The laws also protect teachers salaries, unfortunately, there is no forum for teachers & the schools keep them silent by providing low cost education to teachers own kids
yaha kallar syedan mein asy b school ha jo teachers ko siraf 5000 sa 10000 k darmyan pay dety ha 10000 wo dety ha jo aik bchy sa 4500 tk feee wasoool kr rahe ha
Private schools are here to make money. They are not charity, Govt. is not paying them, they have to cover their expenses and than more for the Investors. Same applies to Doctors sitting in their Private or other institutional organizations. We may want them to work without making any money or money that we think they deserve, but that is not going to happen. CJP was not providing free legal aid to all his clients when he was practicing, or he is going to return all the Salary he has earned during last three decades, because he believes (and has the right to) that he deserved each and every Rupee he earned by his hard work. He should give the same option to other professionals also.
Now, when our countrymen have the option to decide what should be paid to teachers (ustaad might sound better), teachers in Madrasah are the prime example of this, they work 24 x 7, and get somewhere between 5-7k per month. I have not seen a single person who would stand up for them and say how can you cover your expenses with this amount. And this is how much some of us spend to have a bit and Centaurus with few buddies.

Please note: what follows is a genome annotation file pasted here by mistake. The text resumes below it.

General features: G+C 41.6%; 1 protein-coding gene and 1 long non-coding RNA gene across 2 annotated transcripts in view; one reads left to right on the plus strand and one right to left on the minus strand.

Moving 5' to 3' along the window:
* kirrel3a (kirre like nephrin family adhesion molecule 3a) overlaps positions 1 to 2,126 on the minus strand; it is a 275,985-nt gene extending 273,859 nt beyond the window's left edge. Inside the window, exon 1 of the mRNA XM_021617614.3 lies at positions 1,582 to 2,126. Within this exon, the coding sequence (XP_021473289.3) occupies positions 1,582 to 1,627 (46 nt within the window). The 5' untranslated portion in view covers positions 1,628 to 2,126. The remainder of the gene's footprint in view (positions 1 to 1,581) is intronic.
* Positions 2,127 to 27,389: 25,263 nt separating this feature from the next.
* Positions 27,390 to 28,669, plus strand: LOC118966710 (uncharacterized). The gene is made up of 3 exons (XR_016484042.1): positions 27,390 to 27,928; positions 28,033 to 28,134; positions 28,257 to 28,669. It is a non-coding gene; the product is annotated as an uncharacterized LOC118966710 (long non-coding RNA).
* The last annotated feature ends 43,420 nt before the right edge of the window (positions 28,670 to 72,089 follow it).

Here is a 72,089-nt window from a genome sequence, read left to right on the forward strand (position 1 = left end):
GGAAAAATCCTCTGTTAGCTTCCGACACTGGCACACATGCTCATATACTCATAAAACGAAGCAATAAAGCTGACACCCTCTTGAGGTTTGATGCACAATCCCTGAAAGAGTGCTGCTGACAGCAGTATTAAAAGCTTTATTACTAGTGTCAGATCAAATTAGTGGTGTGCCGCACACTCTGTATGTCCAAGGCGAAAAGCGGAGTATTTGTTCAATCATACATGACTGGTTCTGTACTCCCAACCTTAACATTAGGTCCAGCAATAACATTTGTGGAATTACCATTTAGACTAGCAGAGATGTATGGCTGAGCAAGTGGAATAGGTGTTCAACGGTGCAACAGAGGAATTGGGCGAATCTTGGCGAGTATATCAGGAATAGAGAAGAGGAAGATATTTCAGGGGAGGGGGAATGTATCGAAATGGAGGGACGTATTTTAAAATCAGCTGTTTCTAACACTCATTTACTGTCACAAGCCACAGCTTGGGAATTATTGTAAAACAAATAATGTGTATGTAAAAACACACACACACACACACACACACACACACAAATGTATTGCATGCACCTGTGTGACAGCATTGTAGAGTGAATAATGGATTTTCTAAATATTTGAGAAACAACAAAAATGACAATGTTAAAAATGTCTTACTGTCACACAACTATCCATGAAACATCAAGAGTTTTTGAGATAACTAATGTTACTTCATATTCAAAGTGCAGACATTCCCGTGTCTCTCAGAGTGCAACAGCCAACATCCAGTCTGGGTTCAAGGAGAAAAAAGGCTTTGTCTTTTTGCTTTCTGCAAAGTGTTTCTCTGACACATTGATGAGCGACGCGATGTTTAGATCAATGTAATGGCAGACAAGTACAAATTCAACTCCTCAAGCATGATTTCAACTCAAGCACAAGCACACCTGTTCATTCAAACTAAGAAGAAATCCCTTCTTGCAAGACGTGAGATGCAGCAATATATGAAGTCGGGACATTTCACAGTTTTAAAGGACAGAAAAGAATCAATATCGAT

The author has made a very good point, fee reduction is only going to reduce the quality of education for these students, whose parents work hard to pay fees of these Private Schools. The ones who are making these decision usually have the option to afford ‘education abroad’.
at last someone with brains.
most of the others are just senseless sheeps.
So next topic would be “Increase in Private school fees will Solve more problems”
Not all schools have reduced their fees to 20% discount. My kid’s school, Roots Intenational schools system has make joke of CJP order. How can they refuse SCP order?
What they did is increase tutution fee to 18000 Rs. for this month after the CJP order as compared to 12000 for the previous month that I used to get in fee bill. On top of that they add information box that “School standard tution fee is 18000 Rs. with 20% discount as per SCP and remaining amount in furhter discount” and school fees is same as per last month.
I think all concerned should share this information to SCP and must register this complaint in Citizen portal of Pakistan
My sympathies are with teachers and support staff who have either been fired, being fired or deprived of benefits such as annual increments (if they are lucky enough to duck job termination.)
“PCO Baander (CJP) ke haath adrak aa gaya hai aur woh hakeem bun ke qaum ka suo-moto ilaaj ker raha hai”